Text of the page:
6. Add the cooked pasta and mix into the sauce on a high heat. Add a sprinkling of the curry powder.

Add the pasta about one minute before the stipulated cooking time on the packet for an al dente finish.

7. Serve up and top with the grated green onion and seaweed.

This dish is simply delish! whether you are a fan of sake and the lees or not.

Bonus Content

IMG_9752 (コピー)

A Pasta and Sake Marriage That You Can Enjoy at KURAND SAKE MARKET

Tamagawa Brewery, Cloudy Sake: Shumon no Yuki

IMG_9757 (コピー)

Funasaka Brewery, Miyamakiku Gloopy Cloudy Sake

IMG_9759 (コピー)

At KURAND SAKE MARKET, we don’t just allow you to bring your own food, we encourage it!

Why not try this recipe at home!

A Great Way to Get Into Sake: Sake Based Fruit Liqueurs

On 18th February, the sister operation of KURAND SAKE MARKET, SHUGAR MARKET finally opened its doors for business. It is a bar where you can compare over approximately 100 different types of fruit liqueurs and plum wines sourced from all over the country, at your own leisure, without any time limits.

In today’s article we explain the concept in more detail and the message that we wish to convey through the bars.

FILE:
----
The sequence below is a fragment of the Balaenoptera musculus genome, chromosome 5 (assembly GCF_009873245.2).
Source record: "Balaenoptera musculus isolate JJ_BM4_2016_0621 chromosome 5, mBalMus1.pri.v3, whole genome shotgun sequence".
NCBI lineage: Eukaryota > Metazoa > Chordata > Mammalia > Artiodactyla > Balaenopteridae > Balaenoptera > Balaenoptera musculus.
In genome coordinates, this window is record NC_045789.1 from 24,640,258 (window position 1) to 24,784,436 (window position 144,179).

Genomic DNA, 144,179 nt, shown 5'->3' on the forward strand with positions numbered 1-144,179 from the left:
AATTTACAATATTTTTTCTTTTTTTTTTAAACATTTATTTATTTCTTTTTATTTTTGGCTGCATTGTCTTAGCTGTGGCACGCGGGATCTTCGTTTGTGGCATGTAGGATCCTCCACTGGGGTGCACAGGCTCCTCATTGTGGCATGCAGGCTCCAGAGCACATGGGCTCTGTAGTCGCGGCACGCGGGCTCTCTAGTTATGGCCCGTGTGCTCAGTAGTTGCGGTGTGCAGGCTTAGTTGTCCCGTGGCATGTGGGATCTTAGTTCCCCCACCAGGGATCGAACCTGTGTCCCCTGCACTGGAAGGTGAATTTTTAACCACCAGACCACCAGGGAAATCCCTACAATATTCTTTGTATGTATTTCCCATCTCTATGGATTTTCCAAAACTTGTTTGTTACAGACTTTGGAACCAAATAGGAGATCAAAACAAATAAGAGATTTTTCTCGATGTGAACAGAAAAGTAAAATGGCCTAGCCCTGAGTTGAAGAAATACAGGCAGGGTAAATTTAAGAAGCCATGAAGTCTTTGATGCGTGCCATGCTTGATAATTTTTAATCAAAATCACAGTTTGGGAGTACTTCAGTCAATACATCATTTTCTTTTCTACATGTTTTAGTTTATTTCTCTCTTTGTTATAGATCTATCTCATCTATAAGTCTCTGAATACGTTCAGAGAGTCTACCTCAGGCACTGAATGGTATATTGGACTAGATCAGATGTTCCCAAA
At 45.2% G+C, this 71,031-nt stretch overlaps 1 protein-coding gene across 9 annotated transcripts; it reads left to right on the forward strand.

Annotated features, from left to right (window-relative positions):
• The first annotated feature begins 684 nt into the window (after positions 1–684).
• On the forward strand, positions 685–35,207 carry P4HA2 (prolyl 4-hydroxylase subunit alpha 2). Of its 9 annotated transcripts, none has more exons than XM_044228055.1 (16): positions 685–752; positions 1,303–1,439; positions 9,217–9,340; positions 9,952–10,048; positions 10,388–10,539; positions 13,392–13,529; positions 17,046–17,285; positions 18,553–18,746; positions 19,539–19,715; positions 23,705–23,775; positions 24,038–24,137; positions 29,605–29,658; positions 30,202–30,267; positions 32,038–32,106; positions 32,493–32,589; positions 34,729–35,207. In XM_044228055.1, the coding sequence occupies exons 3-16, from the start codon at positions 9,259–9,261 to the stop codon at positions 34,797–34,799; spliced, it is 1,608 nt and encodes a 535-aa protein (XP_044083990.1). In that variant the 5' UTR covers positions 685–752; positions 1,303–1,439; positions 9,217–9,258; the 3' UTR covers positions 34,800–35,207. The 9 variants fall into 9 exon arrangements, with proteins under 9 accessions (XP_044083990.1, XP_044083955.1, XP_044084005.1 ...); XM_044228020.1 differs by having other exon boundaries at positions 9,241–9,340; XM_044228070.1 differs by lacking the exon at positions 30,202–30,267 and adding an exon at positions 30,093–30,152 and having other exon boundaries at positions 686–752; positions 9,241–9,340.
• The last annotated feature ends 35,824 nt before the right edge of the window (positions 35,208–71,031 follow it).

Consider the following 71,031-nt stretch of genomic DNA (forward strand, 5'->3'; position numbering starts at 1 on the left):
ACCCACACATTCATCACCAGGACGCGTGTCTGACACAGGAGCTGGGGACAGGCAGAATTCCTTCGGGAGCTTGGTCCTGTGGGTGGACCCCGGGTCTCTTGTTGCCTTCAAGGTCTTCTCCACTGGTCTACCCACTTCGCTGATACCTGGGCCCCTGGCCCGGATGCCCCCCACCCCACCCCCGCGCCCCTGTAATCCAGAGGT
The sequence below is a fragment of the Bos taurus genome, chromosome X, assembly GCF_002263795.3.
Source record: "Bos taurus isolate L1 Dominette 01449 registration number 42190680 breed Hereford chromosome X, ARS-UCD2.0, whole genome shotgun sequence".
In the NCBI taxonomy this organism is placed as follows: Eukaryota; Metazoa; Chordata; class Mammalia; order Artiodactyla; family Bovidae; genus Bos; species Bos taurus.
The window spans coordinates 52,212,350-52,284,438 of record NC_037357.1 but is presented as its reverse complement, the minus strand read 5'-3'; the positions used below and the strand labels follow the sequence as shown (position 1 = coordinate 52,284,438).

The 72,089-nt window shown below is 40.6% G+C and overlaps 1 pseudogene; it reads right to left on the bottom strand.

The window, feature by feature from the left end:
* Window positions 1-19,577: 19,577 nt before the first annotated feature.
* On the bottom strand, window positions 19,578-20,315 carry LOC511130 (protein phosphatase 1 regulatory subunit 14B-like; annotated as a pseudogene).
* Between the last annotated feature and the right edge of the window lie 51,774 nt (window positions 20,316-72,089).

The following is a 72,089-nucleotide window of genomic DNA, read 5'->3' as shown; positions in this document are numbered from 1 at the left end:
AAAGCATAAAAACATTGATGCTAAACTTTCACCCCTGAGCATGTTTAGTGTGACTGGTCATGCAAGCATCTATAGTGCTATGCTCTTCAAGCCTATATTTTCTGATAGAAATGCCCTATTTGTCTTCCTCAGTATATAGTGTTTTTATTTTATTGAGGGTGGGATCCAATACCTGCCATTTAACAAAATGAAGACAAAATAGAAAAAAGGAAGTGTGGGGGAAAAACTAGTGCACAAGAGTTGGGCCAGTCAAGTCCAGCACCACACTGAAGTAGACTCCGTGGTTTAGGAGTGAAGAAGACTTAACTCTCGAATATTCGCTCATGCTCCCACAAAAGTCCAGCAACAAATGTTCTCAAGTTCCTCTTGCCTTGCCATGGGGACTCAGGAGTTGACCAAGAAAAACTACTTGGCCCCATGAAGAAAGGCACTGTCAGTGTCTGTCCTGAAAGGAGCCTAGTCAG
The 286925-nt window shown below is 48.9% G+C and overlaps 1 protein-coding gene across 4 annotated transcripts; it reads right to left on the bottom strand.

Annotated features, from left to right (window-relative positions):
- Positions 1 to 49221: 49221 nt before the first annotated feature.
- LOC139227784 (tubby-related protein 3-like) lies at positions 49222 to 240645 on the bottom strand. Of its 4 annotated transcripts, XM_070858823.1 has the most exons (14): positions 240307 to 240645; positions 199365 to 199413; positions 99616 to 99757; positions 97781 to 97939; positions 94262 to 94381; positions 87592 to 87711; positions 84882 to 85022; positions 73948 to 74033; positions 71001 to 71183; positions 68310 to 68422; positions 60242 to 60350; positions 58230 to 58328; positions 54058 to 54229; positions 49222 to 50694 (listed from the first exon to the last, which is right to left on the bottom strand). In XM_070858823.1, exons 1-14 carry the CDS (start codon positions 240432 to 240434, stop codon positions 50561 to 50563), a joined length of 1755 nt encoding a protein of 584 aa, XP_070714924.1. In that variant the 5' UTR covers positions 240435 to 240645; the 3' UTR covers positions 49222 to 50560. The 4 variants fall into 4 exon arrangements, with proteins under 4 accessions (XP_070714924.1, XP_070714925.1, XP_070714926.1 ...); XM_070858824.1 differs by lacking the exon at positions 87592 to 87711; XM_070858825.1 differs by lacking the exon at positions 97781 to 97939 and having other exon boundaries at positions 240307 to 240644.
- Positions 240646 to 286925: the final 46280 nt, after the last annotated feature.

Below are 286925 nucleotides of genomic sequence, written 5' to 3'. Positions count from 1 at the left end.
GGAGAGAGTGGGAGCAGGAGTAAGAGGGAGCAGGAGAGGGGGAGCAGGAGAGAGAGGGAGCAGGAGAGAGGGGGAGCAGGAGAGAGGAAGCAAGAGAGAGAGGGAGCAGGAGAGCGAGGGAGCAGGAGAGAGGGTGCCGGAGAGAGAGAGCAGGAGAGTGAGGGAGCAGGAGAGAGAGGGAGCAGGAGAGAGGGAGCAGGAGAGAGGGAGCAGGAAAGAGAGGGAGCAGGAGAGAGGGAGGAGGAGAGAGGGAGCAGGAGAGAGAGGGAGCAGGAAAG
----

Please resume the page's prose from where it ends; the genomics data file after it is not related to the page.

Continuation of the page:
Liqueurs – Another String to the Brewer’s Bow


A lot sake breweries also produce plum wines and liqueurs. Generally speaking, sake is made during the winter months, between November and March, when it is coldest (this is referred to as cold climate brewing). So even though there is no sake brewing going on during the summer, a lot of breweries fill the gap with other products. KURAND’s partner breweries are no different.

For example, Kazuma Brewery who we featured in a recent article make a plum wine called Noto Plum Wine. This is a plum wine made with plums from the Noto Peninsula soaked in a base of sake made with rice and water, also from Noto. The gorgeous deep aroma and flavour of the plums makes you forget that fact though.

We simply thought that if we could spread the charms of plum wine and liqueurs, we would be doing a service not just for our partner breweries but sake breweries across the entire country. And thus, we set up SHUGAR.